lionel.keene at gmail.com
Thu Feb 19 22:31:51 CET 2009
On Feb 19, 12:26 pm, Carl Banks <pavlovevide... at gmail.com> wrote:
> On Feb 19, 10:36 am, Lionel <lionel.ke... at gmail.com> wrote:
> > On Feb 19, 9:51 am, Carl Banks <pavlovevide... at gmail.com> wrote:
> > > On Feb 19, 9:34 am, Lionel <lionel.ke... at gmail.com> wrote:
> > > > On Feb 18, 12:35 pm, Carl Banks <pavlovevide... at gmail.com> wrote:
> > > > > On Feb 18, 10:48 am, Lionel <lionel.ke... at gmail.com> wrote:
> > > > > > Thanks Carl, I like your solution. Am I correct in my understanding
> > > > > > that memory is allocated at the slicing step in your example i.e. when
> > > > > > "reshaped_data" is sliced using "interesting_data = reshaped_data[:,
> > > > > > 50:100]"? In other words, given a huge (say 1Gb) file, a memmap object
> > > > > > is constructed that memmaps the entire file. Some relatively small
> > > > > > amount of memory is allocated for the memmap operation, but the bulk
> > > > > > memory allocation occurs when I generate my final numpy sub-array by
> > > > > > slicing, and this accounts for the memory efficiency of using memmap?
> > > > > No, what accounts for the memory efficienty is there is no bulk
> > > > > allocation at all. The ndarray you have points to the memory that's
> > > > > in the mmap. There is no copying data or separate array allocation.
> > > > Does this mean that everytime I iterate through an ndarray that is
> > > > sourced from a memmap, the data is read from the disc? The sliced
> > > > array is at no time wholly resident in memory? What are the
> > > > performance implications of this?
> > > Ok, sorry for the confusion. What I should have said is that there is
> > > no bulk allocation *by numpy* at all. The call to mmap does allocate
> > > a chunk of RAM to reflect file contents, but the numpy arrays don't
> > > allocate any memory of their own: they use the same memory as was
> > > allocated by the mmap call.
> > > Carl Banks- Hide quoted text -
> > > - Show quoted text -
> > Thanks for the explanations Carl. I'm sorry, but it's me who's the
> > confused one here, not anyone else :-)
> > I hate to waste everyone's time again, but something is just not
> > "clicking" in that black-hole I call a brain. So..."numpy.memmap"
> > allocates a chunk off the heap to coincide with the file contents. If
> > I memmap the entire 1 Gb file, a corresponding amount (approx. 1 Gb)
> > is allocated? That seems to contradict what is stated in the numpy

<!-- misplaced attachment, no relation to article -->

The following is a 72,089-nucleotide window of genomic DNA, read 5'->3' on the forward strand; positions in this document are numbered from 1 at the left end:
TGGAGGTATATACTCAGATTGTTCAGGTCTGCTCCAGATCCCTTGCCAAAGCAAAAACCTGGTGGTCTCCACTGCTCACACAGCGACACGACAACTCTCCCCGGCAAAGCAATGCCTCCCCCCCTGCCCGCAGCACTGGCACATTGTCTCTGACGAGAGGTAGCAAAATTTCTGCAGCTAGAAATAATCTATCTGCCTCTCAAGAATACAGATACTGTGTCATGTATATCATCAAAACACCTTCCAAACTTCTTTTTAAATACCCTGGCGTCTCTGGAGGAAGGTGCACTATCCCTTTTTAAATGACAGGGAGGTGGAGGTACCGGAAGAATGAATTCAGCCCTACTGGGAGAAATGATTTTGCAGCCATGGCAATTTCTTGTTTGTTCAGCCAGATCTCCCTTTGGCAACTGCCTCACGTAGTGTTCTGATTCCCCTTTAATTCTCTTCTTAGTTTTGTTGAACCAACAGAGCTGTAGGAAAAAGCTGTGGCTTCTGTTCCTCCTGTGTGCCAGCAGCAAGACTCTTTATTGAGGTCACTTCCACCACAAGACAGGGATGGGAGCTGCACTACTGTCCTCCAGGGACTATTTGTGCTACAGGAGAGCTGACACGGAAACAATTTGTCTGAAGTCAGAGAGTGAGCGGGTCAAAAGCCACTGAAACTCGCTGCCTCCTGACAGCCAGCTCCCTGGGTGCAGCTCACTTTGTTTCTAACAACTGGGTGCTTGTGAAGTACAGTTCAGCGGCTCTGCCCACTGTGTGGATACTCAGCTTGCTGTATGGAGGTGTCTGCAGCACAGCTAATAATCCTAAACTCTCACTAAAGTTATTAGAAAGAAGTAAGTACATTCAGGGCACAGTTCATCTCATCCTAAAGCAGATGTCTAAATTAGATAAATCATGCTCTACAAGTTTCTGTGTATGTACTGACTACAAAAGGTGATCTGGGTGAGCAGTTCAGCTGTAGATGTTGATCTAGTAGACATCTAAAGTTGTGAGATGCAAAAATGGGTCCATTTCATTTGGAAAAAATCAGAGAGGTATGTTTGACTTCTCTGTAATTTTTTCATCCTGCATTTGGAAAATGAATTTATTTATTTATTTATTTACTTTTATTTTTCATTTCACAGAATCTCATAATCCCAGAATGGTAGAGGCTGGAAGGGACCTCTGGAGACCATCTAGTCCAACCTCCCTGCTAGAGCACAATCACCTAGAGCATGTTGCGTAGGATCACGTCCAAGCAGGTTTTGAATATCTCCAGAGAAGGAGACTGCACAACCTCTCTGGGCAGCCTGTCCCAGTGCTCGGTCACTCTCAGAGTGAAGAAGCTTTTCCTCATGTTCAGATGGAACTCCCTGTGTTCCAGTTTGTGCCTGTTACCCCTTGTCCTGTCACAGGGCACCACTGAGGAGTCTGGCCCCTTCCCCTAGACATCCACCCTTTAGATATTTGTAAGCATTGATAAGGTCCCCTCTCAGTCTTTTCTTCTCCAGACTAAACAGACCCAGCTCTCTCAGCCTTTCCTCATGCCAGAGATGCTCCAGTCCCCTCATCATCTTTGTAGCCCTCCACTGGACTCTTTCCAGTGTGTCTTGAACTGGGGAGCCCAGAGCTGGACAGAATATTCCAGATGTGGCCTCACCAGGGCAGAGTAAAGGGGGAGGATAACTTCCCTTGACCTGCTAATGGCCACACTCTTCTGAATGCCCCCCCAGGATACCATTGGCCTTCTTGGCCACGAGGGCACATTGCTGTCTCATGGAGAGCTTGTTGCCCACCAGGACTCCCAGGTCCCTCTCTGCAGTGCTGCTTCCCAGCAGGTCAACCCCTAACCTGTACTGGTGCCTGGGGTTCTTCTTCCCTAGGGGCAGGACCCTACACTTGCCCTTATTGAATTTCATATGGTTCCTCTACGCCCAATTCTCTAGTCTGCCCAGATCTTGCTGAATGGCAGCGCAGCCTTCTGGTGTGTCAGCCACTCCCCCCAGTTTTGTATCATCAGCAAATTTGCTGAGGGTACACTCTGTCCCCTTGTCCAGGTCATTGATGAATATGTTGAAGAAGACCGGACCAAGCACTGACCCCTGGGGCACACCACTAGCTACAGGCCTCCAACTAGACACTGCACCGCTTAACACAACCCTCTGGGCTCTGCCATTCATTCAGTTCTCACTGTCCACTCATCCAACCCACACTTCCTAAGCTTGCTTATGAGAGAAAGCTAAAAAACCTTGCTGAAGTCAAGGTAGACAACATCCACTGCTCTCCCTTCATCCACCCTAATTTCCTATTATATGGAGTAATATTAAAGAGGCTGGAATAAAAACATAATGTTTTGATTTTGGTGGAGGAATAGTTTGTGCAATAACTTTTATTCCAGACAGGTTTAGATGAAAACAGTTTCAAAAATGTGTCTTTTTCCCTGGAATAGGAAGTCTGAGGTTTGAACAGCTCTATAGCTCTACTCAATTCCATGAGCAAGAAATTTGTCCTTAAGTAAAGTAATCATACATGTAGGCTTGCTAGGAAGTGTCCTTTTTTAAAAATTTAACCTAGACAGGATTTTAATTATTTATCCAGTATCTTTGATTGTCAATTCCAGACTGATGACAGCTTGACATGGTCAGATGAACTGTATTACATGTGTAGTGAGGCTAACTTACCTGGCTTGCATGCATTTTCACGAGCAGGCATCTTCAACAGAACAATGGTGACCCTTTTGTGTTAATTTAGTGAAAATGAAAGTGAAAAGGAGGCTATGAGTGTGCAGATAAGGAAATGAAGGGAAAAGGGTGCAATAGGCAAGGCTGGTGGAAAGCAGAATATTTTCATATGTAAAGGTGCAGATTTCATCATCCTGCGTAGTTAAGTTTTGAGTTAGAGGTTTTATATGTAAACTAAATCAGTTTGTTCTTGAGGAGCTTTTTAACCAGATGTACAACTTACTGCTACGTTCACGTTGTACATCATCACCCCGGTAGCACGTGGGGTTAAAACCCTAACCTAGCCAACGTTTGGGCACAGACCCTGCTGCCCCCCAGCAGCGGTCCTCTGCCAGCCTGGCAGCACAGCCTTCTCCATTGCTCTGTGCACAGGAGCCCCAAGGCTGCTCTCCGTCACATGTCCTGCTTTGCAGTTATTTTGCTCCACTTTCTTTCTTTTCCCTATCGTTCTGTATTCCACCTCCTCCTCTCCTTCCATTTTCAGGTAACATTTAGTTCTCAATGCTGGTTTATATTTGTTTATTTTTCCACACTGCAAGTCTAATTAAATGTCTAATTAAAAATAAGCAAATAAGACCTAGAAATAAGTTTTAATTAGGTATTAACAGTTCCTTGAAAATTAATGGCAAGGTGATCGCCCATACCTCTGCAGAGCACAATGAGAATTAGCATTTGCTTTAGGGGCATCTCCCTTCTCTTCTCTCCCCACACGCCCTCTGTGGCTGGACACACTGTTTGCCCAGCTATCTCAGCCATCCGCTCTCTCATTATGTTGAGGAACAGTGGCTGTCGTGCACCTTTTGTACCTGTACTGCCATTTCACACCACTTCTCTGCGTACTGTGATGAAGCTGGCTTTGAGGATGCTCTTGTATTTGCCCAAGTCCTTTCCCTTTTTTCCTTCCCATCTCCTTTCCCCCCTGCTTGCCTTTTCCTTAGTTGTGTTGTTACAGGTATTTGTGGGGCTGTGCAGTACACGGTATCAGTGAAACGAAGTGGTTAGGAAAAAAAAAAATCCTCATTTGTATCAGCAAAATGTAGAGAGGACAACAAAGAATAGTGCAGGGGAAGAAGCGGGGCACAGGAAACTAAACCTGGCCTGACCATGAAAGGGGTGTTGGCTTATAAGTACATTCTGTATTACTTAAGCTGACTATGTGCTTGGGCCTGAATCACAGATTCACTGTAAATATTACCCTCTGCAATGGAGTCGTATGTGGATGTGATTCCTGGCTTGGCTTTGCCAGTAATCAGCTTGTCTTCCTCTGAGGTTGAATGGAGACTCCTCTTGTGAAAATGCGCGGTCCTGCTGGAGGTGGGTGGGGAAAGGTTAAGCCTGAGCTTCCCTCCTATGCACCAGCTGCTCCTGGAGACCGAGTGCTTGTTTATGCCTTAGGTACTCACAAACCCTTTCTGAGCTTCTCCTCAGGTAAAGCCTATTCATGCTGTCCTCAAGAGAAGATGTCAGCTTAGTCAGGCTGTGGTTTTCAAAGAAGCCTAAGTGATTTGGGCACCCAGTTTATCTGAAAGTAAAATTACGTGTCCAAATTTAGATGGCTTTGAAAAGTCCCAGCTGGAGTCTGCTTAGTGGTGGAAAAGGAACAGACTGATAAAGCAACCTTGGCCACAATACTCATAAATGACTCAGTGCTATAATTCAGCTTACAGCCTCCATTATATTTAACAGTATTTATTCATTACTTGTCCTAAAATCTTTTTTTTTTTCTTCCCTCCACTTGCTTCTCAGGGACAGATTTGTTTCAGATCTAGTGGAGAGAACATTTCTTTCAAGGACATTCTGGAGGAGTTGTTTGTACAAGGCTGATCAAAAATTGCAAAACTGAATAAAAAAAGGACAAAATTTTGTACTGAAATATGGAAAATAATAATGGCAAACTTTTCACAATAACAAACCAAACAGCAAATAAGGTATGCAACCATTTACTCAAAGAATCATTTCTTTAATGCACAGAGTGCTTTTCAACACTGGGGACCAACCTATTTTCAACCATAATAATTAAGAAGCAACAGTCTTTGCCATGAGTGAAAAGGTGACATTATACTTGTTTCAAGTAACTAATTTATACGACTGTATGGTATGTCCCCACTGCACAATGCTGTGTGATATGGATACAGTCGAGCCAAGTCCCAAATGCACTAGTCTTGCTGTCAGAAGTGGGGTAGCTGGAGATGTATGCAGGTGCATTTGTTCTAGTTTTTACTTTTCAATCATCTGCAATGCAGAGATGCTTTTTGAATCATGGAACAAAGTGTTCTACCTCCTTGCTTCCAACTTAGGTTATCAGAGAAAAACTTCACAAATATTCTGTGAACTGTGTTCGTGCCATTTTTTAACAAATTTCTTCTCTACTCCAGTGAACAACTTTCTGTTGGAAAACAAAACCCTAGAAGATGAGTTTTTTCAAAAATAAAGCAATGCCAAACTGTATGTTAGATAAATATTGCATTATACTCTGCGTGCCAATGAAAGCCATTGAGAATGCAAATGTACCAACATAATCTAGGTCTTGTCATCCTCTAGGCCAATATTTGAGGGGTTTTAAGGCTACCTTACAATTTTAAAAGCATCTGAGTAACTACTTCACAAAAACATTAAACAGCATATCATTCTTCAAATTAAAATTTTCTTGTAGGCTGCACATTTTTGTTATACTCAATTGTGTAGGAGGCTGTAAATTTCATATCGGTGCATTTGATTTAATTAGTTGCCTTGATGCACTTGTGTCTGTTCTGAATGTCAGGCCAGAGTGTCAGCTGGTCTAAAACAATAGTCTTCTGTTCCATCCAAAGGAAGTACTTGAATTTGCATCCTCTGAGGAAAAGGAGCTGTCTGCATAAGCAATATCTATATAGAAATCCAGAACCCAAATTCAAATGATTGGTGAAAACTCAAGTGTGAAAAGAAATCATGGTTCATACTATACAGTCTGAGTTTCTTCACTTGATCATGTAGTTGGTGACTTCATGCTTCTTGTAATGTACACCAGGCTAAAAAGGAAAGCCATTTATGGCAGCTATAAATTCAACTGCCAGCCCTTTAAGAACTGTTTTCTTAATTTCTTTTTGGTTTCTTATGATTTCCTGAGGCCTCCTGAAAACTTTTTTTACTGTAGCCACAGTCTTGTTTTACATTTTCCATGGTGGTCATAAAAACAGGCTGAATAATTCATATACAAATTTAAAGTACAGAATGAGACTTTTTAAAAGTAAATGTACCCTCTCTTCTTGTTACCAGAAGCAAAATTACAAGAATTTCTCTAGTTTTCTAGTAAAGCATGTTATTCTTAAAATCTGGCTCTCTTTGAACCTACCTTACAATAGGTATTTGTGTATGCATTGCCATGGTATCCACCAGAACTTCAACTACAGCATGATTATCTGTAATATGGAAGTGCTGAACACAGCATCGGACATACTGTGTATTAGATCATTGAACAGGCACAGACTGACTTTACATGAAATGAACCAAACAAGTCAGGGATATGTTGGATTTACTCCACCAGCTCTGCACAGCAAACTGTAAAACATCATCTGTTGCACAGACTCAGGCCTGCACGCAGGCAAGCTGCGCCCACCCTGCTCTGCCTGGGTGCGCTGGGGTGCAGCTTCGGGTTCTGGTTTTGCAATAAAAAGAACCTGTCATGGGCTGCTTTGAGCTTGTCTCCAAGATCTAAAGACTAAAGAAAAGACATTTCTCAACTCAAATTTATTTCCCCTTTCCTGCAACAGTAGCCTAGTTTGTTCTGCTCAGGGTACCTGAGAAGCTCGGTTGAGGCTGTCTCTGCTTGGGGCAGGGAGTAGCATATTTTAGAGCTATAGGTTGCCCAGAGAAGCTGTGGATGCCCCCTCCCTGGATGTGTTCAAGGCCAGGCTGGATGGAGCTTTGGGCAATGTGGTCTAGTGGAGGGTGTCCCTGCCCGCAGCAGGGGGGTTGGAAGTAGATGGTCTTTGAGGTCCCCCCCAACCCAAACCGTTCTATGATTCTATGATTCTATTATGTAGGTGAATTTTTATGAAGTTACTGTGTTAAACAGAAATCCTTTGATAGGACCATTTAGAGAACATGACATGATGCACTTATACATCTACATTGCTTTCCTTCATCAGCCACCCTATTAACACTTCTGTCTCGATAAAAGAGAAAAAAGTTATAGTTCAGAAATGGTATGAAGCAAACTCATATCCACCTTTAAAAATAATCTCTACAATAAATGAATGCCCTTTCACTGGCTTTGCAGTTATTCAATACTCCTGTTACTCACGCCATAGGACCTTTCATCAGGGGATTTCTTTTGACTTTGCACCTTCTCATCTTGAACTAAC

> > documentation:
> > "class numpy.memmap
> > Create a memory-map to an array stored in a file on disk.
> > Memory-mapped files are used for accessing small segments of large
> > files on disk, without reading the entire file into memory."
> Yes, it allocates room for the whole file in your process's LOGICAL
> address space. However, it doesn't actually reserve any PHYSICAL
> memory, or read in any data from the disk, until you've actually
> access the data. And then it only reads small chunks in, not the
> whole file.
> So when you mmap your 1GB file, the OS sets aside a 1 GB chunk of
> address to use for your memory map. That's all it does: it doesn't
> read anything from disk, it doesn't reserve any physical RAM. Later,
> when you access a byte in the mmap via a pointer, the OS notes that it
> hasn't yet loaded the data at that address, so it grabs a small chunk
> of physical ram and reads in the a small amount of data from the disk
> containing the byte you are accessing. This all happens automatically
> and transparently to you.
> > In my previous example that we were working with (100x100 data file),
> > you used an offset to memmap the "lower-half" of the array. Does this
> > mean that in the process of memmapping that lower half, RAM was set
> > aside for 50x100 32-bit complex numbers? If so, and I decide to memmap
> > an entire file, there is no memory benefit in doing so.
> The mmap call sets aside room for all 100x100 32-bit complex numbers
> in logical address space, regardless of whether you use the offset
> parameter or not. However, it might only read in part of the file in
> from disk, and will only reserve physical RAM for the parts it reads
> > At this point do you (or anyone else) recommend I just write a little
> > function for my class that takes the coords I intend to load and "roll
> > my own" function? Seems like the best way to keep memory to a minimum,
> > I'm just worried about performance. On the other hand, the most I'd be
> > loading would be around 1k x 1k worth of data.-
> No, if your file is not too large to mmap, just do it the way you've
> been doing it. The documentation you've been reading is pretty much
> correct, even if you approach it naively. It is both memory and I/O
> efficient. You're overthinking things here; don't try to outsmart the
> operating system. It'll take care of the performance issues
> The only thing you have to worry about is if the file is too large to
> fit into your process's logical address space, which on a typical 32-
> bit system is 2-3 GB (depending on configuration) minus the space
> occupied by Python and other heap objects, which is probably only a
> few MB.
> Carl Banks- Hide quoted text -
> - Show quoted text -
I see. That was very well explained Carl, thank you.
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